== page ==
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G-Force Mitte

I feel it, don’t you?

It’s like struggling against a fierce wind when you cross the Tiergarten west towards Zoo Station.

I was at Café Einstein in Schöneberg the other day, and our teacups and cutlery kept moving across the table. The knife pointed due East.

And then, on my bike back towards Alexanderplatz, I desperately had to apply the brakes as I plunged down Unter den Linden.

What’s going on?

Berlin’s centre of gravity has shifted from West to East, it’s almost impossible now to escape the momentous tug.

Take a look at the following map where the yellow line represents where the Berlin wall used to be and blue lines suggest the subjective forces of gravity…

 

Yes, once upon a time there were two cities with two centres. Each exerted its pull on its environs: Zoo Station in the West, and Mitte in the East.

Now that the wall has come down, the old East-Berlin centre, like an increasingly magnetic star, has dragged Kreuzberg into its orbit. As the gravitational power of Zoo decreases, more neighbourhoods look to Mitte as the centre of the city. Its force is so strong that neighbourhoods as far away as Schöneberg, decidedly in the orbit of Zoo only a few years ago, now look to Mitte. Zoo continues to be the declining centre for a decidingly aging population, and for those neighbourhoods farther West. Kreuzberg’s new status at the centre of the city means it is gentrifying quickly.

The fact that Berlin has two centres, and one exerts more influence today, provides answers for common questions:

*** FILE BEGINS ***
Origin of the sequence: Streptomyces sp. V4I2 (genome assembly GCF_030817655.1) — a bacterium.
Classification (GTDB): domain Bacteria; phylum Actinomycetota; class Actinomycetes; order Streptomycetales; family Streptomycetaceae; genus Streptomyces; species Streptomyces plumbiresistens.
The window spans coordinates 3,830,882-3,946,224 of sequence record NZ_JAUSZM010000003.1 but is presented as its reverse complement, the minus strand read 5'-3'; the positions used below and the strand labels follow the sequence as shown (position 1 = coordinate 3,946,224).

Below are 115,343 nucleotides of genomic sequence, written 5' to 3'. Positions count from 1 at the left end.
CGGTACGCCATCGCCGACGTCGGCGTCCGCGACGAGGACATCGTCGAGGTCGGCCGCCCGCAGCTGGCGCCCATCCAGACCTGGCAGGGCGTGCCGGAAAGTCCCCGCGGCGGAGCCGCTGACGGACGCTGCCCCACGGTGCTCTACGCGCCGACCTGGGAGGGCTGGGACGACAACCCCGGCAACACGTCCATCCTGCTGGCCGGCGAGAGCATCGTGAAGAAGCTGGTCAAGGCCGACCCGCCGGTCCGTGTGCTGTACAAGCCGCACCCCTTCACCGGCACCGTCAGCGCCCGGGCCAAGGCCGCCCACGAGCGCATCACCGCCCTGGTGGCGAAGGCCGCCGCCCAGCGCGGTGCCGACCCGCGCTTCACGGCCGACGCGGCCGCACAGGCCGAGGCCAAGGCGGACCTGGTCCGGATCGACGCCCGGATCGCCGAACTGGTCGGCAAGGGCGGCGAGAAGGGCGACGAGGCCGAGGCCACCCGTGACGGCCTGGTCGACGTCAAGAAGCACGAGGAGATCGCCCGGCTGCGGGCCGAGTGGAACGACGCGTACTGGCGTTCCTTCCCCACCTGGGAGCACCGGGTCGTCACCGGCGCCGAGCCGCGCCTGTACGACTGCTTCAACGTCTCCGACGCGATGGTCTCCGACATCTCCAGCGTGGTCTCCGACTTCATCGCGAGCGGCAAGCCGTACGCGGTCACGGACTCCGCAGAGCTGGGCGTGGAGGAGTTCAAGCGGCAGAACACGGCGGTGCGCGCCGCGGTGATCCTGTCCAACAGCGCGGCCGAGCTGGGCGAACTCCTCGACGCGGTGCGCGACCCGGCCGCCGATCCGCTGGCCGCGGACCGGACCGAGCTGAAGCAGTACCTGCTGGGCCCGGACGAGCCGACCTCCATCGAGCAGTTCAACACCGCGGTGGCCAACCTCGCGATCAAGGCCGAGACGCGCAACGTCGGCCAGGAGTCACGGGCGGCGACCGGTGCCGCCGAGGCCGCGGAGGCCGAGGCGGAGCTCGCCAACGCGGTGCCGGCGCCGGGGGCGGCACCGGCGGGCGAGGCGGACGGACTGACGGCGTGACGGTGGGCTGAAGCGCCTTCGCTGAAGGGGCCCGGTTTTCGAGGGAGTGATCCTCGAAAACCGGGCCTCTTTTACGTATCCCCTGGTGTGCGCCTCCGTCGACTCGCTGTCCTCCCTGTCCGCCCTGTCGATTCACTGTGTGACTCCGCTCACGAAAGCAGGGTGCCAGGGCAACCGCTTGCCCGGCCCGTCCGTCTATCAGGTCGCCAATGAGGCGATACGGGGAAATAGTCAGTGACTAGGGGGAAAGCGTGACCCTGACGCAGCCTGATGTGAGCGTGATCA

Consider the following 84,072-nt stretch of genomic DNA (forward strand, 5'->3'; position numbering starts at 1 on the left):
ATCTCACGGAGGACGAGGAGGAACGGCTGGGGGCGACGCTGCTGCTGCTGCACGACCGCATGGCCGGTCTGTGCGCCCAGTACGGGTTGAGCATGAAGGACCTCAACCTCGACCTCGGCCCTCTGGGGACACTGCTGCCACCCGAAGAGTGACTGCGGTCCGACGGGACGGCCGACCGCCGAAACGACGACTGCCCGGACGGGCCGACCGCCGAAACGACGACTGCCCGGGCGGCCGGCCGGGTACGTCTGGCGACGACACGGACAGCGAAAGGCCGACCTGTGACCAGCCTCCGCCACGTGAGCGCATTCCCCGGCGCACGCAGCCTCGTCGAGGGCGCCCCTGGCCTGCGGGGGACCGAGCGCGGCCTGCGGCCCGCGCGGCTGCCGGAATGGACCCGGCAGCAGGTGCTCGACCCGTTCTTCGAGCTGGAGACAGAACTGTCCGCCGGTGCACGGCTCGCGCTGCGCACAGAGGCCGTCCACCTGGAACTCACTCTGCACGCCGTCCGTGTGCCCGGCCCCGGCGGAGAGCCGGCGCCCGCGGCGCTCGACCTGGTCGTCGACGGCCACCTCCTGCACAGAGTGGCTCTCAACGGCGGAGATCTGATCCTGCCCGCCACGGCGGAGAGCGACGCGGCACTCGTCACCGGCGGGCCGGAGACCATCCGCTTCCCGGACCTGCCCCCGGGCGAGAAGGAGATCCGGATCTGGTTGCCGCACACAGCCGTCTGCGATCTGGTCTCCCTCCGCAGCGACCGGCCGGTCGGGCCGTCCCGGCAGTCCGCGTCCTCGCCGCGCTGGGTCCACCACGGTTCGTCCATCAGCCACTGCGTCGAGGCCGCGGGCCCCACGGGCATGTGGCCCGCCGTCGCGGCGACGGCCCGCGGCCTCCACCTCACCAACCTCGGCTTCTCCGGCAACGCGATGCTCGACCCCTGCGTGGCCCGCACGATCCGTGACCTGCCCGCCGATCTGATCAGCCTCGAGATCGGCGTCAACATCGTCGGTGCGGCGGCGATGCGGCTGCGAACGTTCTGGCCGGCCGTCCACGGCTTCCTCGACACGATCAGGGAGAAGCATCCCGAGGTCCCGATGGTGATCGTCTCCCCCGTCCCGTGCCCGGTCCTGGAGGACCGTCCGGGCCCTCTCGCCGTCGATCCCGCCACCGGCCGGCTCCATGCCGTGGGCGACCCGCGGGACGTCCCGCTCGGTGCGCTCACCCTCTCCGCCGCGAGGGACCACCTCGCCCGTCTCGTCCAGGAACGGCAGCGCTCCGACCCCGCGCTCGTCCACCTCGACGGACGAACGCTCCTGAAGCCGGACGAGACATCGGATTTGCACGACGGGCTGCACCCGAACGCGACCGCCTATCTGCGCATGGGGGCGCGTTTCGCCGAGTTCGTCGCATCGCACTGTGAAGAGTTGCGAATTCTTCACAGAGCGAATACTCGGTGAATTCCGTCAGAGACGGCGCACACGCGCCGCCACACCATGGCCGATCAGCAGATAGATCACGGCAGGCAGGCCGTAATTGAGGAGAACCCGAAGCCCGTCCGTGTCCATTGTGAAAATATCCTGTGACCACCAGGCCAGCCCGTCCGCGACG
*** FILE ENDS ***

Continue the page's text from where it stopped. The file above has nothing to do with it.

Q: Why is there lots of space in Central Berlin. And I’m not talking about areas where the wall used to be?

A: There is a lot of empty space in areas that were peripheral in former West Berlin. Take the windy areas between Schöneberg and Kreuzberg, around Yorkstraße near the S-Bahn line, for example. These spaces perplex visitors, who feel the tug of Mitte, because they now consider these areas pretty close to the city centre. In fact these areas were once on the city’s periphery, where it was natural to have more open space.

Q: Why is there so much protest about rising rents in Kreuzberg these days? I saw those guys on May Day burning cars. What’s up there?

A. Here’s a historical answer for you: western boroughs, like Kreuzberg, which used to be on the edge, are now at Berlin’s centre. You will notice that Kreuzberg used to be pressed right up against the Wall in West Berlin, the extremity of the city. It was a ghetto for marginalised immigrants and punks, many of whom did not want to do their military service (you were exempt if you lived in Berlin). Now, with Mitte, the historic pre-war and current centre of the city, just north, these populations are fighting to keep the advantages of being peripheral but are now dealing with city-centre rents.

And it depends on who you ask if gentrification is the beginning or the end of the neighbourhood. More on Kreuzberg in coming posts.